Internal Energy
The energy of a thermodynamic system that
is NOT either the kinetic energy or gravitational potential energy of the system
as a whole is known as Internal Energy.
The internal energy is associated
with the internal degrees of freedom of the system. For an Ideal
Gas, the internal energy is only a function of the gas temperature and is a
measure of the mean translational kinetic energy of the gas atoms. These atoms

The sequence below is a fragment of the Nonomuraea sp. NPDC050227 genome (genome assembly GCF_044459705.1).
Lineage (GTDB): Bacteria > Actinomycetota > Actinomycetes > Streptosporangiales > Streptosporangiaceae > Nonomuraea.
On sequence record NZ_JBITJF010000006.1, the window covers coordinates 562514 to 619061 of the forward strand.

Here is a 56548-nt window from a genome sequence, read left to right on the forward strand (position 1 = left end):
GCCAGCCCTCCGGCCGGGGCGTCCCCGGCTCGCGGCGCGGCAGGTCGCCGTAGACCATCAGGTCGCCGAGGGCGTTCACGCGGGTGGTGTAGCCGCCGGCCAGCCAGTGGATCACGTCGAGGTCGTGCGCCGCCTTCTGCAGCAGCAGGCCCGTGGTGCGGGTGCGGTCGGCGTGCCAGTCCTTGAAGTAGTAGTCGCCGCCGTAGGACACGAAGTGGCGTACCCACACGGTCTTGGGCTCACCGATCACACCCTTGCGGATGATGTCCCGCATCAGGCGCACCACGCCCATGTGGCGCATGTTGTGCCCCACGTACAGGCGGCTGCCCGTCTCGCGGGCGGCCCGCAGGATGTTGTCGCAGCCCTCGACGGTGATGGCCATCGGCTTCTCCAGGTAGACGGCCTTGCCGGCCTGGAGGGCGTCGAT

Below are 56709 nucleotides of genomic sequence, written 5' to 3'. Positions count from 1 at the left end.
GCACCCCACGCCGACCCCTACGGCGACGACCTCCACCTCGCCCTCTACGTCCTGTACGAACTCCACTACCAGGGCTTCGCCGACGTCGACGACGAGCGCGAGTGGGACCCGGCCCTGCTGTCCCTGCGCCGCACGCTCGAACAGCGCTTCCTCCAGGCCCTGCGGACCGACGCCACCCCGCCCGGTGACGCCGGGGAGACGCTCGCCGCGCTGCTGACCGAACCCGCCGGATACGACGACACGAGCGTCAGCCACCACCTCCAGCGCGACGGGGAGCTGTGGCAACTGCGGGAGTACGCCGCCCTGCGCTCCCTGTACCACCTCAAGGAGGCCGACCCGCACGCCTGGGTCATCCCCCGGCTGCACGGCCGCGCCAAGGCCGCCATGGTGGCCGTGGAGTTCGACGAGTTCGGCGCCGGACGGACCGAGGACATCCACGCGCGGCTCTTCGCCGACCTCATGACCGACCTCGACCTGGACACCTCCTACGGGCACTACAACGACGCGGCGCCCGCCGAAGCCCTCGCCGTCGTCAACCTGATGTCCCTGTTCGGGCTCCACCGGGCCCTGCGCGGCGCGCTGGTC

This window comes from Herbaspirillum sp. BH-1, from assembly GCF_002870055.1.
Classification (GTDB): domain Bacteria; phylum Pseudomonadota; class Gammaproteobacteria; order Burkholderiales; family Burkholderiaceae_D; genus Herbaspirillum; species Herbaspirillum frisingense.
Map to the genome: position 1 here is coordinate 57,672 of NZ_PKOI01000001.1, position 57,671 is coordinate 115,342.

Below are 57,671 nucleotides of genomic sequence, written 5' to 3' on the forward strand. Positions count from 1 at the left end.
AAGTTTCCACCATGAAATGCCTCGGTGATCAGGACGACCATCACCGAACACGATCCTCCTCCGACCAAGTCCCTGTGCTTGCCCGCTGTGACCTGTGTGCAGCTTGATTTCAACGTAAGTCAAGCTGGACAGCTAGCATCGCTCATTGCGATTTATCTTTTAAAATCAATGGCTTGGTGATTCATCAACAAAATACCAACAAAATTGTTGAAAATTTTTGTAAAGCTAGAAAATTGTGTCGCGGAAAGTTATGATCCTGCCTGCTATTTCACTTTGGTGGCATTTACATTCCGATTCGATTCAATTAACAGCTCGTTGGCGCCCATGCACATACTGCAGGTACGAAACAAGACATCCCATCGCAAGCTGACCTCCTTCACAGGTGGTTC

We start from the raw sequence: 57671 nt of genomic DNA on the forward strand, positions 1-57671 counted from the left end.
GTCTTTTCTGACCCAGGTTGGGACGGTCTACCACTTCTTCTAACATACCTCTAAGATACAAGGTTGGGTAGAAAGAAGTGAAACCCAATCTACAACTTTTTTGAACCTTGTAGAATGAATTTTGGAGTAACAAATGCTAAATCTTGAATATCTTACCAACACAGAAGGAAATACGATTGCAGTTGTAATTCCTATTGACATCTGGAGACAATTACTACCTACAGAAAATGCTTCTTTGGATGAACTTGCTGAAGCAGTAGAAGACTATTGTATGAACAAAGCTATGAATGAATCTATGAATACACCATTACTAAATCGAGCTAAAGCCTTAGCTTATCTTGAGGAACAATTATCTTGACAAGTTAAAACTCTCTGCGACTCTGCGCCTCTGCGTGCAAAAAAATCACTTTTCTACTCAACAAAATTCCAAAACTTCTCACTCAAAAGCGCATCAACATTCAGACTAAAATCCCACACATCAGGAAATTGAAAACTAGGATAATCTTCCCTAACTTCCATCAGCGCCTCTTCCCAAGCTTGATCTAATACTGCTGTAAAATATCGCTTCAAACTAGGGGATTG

have three translational degrees of freedom, each of which has a mean translational
kinetic energy of ˝kT, where k is Boltzman's constant = 1.381 x
10^{ 23} J/ K. For a mole of gas, there are N atoms (Avogardro's
number = 6.022 x 10^{ 23} /mole) and so the internal energy
per mole of gas, u, is: u = 3NkT/2 = (3/2) RT , where R is the Gas
Constant = 8.314 J/mole.K
For real molecular gases additional degrees
of freedom must be considered. Each of the independent translational, rotational
and vibrational modes of the system has a mean energy of ˝kT in the classical
limit.